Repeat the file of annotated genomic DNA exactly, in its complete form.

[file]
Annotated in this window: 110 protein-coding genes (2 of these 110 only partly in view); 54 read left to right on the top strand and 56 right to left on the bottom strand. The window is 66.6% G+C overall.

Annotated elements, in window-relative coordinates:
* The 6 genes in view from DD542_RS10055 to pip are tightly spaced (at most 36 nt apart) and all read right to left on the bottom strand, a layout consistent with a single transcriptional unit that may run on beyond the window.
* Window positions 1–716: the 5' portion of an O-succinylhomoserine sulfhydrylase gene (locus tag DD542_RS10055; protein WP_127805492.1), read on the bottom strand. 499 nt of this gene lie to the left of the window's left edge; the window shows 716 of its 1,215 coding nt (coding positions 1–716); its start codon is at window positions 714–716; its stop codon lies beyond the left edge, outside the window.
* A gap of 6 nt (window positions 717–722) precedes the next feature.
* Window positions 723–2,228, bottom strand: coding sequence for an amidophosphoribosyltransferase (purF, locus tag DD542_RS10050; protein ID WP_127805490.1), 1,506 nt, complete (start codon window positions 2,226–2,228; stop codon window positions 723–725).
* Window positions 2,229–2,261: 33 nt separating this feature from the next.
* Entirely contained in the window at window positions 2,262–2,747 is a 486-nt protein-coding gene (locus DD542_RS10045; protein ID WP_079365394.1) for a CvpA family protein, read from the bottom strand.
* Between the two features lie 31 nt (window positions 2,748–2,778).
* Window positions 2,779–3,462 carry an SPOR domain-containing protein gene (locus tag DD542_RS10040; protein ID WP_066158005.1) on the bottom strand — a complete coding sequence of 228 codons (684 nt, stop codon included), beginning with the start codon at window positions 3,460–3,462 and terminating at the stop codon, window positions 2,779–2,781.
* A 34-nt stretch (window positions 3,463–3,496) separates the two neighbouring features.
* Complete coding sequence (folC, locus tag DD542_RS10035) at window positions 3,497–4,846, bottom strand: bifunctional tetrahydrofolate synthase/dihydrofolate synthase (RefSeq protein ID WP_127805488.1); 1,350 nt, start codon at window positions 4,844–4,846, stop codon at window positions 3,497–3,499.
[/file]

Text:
Annotated in this window: 110 protein-coding genes (2 of these 110 only partly in view); 54 read left to right on the top strand and 56 right to left on the bottom strand. The window is 66.6% G+C overall.

Annotated elements, in window-relative coordinates:
* The 6 genes in view from DD542_RS10055 to pip are tightly spaced (at most 36 nt apart) and all read right to left on the bottom strand, a layout consistent with a single transcriptional unit that may run on beyond the window.
* Window positions 1–716: the 5' portion of an O-succinylhomoserine sulfhydrylase gene (locus tag DD542_RS10055; protein WP_127805492.1), read on the bottom strand. 499 nt of this gene lie to the left of the window's left edge; the window shows 716 of its 1,215 coding nt (coding positions 1–716); its start codon is at window positions 714–716; its stop codon lies beyond the left edge, outside the window.
* A gap of 6 nt (window positions 717–722) precedes the next feature.
* Window positions 723–2,228, bottom strand: coding sequence for an amidophosphoribosyltransferase (purF, locus tag DD542_RS10050; protein ID WP_127805490.1), 1,506 nt, complete (start codon window positions 2,226–2,228; stop codon window positions 723–725).
* Window positions 2,229–2,261: 33 nt separating this feature from the next.
* Entirely contained in the window at window positions 2,262–2,747 is a 486-nt protein-coding gene (locus DD542_RS10045; protein ID WP_079365394.1) for a CvpA family protein, read from the bottom strand.
* Between the two features lie 31 nt (window positions 2,748–2,778).
* Window positions 2,779–3,462 carry an SPOR domain-containing protein gene (locus tag DD542_RS10040; protein ID WP_066158005.1) on the bottom strand — a complete coding sequence of 228 codons (684 nt, stop codon included), beginning with the start codon at window positions 3,460–3,462 and terminating at the stop codon, window positions 2,779–2,781.
* A 34-nt stretch (window positions 3,463–3,496) separates the two neighbouring features.
* Complete coding sequence (folC, locus tag DD542_RS10035) at window positions 3,497–4,846, bottom strand: bifunctional tetrahydrofolate synthase/dihydrofolate synthase (RefSeq protein ID WP_127805488.1); 1,350 nt, start codon at window positions 4,844–4,846, stop codon at window positions 3,497–3,499.